Temporal Resolution of Uncertainty and Recursive Models of Ambiguity Aversion
AbstractModels of ambiguity aversion have recently found many applications in dynamic settings. This paper shows that there is a strong interdependence between ambiguity aversion and the preferences for the timing of the resolution of uncertainty, as de ned by the classic work of Kreps and Porteus (1978): the modeling choices that are being made in the domain of ambiguity aversion influence the set of modeling choices available in the domain of timing attitudes. The main result of the paper is that the only model of ambiguity aversion that exhibits indi erence to timing is the maxmin expected utility of Gilboa and Schmeidler (1989). This paper also examines the structure of the timing nonindi erence implied by the other commonly used models of ambiguity aversion. The interdependence of ambiguity and timing that this paper identi es is of interest both conceptually and practicallyÃ¢â¬âespecially for economists using these models in applications.
Download InfoIf you experience problems downloading a file, check if you have the proper application to view it first. In case of further problems read the IDEAS help page. Note that these files are not on the IDEAS site. Please be patient as the files may be large.
As the access to this document is restricted, you may want to look for a different version under "Related research" (further below) or search for a different version of it.
Bibliographic InfoArticle provided by Econometric Society in its journal Econometrica.
Volume (Year): 81 (2013)
Issue (Month): 3 (05)
Other versions of this item:
- Tomasz Strzalecki, . "Temporal Resolution of Uncertainty and Recursive Models of Ambiguity Aversion," Working Paper 8240, Harvard University OpenScholar.
You can help add them by filling out this form.
CitEc Project, subscribe to its RSS feed for this item.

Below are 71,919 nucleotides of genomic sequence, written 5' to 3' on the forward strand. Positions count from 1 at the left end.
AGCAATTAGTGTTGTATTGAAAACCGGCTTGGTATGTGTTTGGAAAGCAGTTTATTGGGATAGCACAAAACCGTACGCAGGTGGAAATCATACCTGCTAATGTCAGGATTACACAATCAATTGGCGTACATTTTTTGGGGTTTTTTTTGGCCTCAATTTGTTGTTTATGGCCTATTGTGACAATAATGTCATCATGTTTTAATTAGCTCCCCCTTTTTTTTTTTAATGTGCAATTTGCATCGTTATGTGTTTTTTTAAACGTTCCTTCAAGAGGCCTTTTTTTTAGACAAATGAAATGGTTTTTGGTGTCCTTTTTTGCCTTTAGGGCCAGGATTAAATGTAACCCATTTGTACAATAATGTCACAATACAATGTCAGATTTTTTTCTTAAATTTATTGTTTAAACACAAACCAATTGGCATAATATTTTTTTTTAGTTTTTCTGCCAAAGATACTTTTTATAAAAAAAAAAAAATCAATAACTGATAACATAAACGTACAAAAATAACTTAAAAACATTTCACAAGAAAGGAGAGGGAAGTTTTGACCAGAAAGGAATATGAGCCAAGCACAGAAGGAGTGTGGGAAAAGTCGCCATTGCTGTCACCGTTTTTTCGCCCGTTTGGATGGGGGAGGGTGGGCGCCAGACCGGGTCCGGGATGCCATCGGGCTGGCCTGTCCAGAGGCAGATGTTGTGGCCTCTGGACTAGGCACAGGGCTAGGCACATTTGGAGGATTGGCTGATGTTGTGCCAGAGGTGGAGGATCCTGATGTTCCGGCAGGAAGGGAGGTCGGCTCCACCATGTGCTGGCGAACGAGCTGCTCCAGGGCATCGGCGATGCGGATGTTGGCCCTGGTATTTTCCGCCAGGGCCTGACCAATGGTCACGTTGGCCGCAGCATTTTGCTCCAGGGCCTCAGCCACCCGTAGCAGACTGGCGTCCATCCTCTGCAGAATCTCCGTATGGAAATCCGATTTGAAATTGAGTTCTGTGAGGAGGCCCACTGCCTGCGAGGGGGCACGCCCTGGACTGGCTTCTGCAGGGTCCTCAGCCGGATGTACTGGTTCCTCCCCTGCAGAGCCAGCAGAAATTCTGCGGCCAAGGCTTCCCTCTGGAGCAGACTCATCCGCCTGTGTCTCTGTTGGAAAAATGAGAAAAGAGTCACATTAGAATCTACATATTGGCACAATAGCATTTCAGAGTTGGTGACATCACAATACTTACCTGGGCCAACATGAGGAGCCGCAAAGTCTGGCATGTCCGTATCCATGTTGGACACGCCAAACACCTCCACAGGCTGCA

- Nengjiu Ju & Jianjun Miao, 2012.
"Ambiguity, Learning, and Asset Returns,"
Econometric Society, vol. 80(2), pages 559-591, 03.
- Nengjiu Ju & Jianjun Miao, 2010. "Ambiguity, Learning, and Asset Returns," CEMA Working Papers 438, China Economics and Management Academy, Central University of Finance and Economics.
- Ju, Nengjiu & Miao, Jianjun, 2009. "Ambiguity, Learning, and Asset Returns," MPRA Paper 14737, University Library of Munich, Germany, revised Apr 2009.
- Nengjiu Ju & Jianjun Miao, . "Ambiguity, Learning, and Asset Returns," Boston University - Department of Economics - Working Papers Series wp2009-014, Boston University - Department of Economics.
- Jianjun Miao & NENGJIU JU, 2010. "Ambiguity, Learning, And Asset Returns," Boston University - Department of Economics - Working Papers Series WP2010-031, Boston University - Department of Economics.
- Gumen, Anna & Savochkin, Andrei, 2013.
"Dynamically stable preferences,"
Journal of Economic Theory,
Elsevier, vol. 148(4), pages 1487-1508.
- Haluk Ergin & Todd Sarver, 2012. "Hidden Actions and Preferences for Timing of Resolution of Uncertainty," Discussion Papers 1567, Northwestern University, Center for Mathematical Studies in Economics and Management Science.
For technical questions regarding this item, or to correct its authors, title, abstract, bibliographic or download information, contact: (Wiley-Blackwell Digital Licensing) or (Christopher F. Baum).
If you have authored this item and are not yet registered with RePEc, we encourage you to do it here. This allows to link your profile to this item. It also allows you to accept potential citations to this item that we are uncertain about.
If references are entirely missing, you can add them using this form.
If the full references list an item that is present in RePEc, but the system did not link to it, you can help with this form.
If you know of missing items citing this one, you can help us creating those links by adding the relevant references in the same way as above, for each refering item. If you are a registered author of this item, you may also want to check the "citations" tab in your profile, as there may be some citations waiting for confirmation.
Please note that corrections may take a couple of weeks to filter through the various RePEc services.